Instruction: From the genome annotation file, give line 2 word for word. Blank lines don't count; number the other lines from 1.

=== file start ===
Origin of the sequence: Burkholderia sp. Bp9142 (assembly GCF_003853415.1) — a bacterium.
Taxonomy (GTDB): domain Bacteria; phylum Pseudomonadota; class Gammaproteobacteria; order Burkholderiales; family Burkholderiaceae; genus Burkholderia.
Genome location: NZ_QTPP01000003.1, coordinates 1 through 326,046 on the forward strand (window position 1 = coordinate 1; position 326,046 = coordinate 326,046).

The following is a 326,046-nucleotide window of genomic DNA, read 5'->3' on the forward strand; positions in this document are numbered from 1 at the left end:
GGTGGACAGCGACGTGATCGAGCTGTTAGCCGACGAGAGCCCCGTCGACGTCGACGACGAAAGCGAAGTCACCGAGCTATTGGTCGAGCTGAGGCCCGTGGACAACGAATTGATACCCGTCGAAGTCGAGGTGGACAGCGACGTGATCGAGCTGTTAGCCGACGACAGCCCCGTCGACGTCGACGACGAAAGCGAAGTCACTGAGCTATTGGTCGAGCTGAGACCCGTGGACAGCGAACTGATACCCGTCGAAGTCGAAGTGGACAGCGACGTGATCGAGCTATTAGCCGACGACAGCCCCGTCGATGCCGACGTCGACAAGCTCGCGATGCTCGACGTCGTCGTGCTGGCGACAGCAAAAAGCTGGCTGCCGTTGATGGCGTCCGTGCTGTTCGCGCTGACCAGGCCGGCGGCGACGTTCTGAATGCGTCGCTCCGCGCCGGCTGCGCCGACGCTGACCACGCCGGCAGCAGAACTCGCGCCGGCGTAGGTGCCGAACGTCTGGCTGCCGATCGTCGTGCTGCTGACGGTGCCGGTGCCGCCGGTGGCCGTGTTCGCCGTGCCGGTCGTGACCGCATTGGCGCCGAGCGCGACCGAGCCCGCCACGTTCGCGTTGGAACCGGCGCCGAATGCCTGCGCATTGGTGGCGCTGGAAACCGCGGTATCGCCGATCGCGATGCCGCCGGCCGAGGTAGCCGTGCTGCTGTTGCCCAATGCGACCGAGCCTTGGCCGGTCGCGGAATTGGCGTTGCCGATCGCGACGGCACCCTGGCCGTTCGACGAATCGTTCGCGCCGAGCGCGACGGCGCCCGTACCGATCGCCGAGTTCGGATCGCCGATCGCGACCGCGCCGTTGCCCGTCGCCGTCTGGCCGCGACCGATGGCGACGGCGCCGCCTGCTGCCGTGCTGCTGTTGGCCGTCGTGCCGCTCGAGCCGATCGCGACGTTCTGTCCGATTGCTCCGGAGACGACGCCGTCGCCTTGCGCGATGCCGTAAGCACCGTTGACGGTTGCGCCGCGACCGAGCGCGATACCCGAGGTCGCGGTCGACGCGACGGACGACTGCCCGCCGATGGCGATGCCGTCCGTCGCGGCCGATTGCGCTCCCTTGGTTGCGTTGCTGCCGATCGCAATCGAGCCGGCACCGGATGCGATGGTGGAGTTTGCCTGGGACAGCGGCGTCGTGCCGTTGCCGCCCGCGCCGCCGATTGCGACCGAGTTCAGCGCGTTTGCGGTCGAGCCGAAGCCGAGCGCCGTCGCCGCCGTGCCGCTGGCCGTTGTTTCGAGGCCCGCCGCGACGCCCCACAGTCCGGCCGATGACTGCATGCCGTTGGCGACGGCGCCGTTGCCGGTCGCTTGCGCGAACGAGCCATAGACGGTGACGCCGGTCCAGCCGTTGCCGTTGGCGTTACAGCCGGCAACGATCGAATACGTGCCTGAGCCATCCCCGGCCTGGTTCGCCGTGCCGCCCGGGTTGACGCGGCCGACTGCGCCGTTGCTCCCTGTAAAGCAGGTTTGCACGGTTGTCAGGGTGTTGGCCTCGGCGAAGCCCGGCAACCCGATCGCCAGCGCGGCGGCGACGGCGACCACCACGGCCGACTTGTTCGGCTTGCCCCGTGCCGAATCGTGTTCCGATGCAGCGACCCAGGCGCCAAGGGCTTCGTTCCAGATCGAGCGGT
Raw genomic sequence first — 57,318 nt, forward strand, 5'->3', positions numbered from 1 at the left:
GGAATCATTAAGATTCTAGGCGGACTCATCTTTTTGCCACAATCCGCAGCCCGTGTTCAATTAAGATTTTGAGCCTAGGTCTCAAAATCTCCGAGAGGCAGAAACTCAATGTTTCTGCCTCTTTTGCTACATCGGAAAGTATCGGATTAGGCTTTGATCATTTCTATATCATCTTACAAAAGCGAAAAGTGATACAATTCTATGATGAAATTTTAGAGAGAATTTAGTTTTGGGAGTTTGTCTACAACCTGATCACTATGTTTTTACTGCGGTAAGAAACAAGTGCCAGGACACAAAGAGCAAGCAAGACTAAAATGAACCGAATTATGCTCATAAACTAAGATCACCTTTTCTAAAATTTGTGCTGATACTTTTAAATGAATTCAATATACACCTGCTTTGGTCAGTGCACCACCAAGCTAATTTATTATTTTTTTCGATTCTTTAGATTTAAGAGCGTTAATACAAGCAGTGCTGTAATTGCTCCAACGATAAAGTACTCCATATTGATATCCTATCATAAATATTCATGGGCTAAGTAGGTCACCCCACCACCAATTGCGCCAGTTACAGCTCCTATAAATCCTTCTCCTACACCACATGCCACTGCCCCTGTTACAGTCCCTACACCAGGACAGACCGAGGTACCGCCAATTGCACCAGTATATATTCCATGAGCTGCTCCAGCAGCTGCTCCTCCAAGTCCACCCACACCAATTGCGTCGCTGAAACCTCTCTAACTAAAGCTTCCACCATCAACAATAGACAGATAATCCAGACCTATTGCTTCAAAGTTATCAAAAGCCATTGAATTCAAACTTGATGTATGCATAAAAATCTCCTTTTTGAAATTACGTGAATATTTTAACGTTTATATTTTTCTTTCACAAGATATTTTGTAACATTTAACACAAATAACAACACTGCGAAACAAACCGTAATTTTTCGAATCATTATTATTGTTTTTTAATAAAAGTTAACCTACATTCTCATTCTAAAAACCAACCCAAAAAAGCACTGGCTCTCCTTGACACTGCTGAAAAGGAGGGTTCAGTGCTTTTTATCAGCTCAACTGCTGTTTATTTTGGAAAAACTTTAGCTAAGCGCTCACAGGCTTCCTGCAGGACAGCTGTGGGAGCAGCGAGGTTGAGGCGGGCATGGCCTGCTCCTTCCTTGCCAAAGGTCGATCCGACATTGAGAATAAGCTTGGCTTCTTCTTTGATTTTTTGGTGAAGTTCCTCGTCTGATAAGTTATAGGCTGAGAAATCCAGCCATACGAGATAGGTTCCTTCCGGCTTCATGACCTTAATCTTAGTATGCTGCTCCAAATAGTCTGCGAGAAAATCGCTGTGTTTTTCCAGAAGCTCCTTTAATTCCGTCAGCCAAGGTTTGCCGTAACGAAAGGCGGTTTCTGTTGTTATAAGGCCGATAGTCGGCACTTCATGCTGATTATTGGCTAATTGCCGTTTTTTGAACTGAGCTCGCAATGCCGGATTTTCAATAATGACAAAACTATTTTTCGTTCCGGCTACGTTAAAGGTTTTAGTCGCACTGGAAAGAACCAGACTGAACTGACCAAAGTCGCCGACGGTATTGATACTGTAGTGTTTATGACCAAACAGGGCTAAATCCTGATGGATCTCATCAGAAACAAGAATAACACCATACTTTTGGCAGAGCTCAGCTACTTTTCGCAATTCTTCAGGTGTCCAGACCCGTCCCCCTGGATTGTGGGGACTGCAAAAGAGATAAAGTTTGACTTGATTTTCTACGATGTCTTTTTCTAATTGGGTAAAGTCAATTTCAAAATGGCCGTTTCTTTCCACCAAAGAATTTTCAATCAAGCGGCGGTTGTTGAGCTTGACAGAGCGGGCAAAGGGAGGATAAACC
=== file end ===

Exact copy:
Taxonomy (GTDB): domain Bacteria; phylum Pseudomonadota; class Gammaproteobacteria; order Burkholderiales; family Burkholderiaceae; genus Burkholderia.